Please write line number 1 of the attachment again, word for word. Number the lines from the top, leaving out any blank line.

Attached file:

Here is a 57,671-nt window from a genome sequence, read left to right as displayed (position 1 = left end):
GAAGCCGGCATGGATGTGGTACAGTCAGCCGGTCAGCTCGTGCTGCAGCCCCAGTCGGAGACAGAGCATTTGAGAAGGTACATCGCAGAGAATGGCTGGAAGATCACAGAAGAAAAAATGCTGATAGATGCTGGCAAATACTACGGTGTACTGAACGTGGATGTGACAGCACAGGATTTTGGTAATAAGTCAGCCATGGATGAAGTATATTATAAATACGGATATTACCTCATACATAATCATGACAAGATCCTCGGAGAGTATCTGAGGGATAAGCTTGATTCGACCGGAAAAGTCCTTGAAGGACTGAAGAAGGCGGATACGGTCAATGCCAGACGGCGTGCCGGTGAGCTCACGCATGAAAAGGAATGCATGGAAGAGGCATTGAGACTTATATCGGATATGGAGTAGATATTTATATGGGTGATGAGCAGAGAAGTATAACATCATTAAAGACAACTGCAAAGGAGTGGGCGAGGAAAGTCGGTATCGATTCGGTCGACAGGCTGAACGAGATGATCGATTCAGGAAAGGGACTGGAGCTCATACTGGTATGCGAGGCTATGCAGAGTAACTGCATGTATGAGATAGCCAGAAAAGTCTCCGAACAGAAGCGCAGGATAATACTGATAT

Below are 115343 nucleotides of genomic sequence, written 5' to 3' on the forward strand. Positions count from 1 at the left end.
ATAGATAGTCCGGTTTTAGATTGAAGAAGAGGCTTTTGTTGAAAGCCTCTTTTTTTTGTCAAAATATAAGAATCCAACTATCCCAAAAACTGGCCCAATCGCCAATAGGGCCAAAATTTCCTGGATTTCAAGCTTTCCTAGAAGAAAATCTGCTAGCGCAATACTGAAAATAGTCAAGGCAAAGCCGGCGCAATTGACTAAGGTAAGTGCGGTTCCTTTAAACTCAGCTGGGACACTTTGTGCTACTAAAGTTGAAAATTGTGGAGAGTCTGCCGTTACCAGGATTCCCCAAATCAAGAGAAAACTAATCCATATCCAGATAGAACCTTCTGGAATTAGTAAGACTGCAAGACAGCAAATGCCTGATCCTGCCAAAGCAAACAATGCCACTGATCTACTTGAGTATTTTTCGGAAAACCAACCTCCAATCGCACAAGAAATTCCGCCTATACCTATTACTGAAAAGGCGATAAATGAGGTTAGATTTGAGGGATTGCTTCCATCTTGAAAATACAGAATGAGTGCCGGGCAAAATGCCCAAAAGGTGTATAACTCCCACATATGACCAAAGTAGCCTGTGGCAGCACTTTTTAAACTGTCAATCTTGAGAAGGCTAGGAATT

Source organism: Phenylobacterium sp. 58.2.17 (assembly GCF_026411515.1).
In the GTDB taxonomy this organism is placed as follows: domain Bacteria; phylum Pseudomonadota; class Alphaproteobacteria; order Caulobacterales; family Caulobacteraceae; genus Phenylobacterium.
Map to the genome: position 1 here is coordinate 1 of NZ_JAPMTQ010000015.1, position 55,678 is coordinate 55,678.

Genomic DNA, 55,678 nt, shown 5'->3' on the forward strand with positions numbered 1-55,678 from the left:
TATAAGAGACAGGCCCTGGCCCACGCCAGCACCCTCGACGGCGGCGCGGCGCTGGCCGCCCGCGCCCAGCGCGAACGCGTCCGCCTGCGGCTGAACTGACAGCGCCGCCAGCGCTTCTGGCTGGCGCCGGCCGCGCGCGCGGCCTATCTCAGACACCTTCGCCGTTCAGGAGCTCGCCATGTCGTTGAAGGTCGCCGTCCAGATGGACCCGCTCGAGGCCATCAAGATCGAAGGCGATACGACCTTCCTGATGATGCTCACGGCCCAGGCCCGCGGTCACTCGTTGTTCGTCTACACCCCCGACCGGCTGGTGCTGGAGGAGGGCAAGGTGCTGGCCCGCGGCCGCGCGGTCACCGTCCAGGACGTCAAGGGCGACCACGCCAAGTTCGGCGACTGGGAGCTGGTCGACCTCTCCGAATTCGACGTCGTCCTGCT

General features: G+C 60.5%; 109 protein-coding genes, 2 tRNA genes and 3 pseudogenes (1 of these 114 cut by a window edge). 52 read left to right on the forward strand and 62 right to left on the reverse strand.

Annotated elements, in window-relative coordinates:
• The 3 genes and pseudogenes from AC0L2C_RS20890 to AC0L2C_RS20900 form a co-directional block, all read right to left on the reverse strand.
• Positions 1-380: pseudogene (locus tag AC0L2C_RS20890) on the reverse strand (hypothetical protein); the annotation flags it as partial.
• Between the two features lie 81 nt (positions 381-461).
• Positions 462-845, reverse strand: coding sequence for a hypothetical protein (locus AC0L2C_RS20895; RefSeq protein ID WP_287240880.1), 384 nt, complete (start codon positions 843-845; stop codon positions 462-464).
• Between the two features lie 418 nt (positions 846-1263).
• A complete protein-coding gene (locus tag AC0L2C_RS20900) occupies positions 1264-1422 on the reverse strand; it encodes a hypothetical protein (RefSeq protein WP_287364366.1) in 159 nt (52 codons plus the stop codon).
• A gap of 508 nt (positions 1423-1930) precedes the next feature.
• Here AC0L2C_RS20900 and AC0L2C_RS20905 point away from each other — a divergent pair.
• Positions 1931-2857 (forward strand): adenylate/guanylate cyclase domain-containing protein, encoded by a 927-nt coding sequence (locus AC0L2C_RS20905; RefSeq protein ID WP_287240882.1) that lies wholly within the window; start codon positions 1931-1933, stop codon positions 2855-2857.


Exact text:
Here is a 57,671-nt window from a genome sequence, read left to right as displayed (position 1 = left end):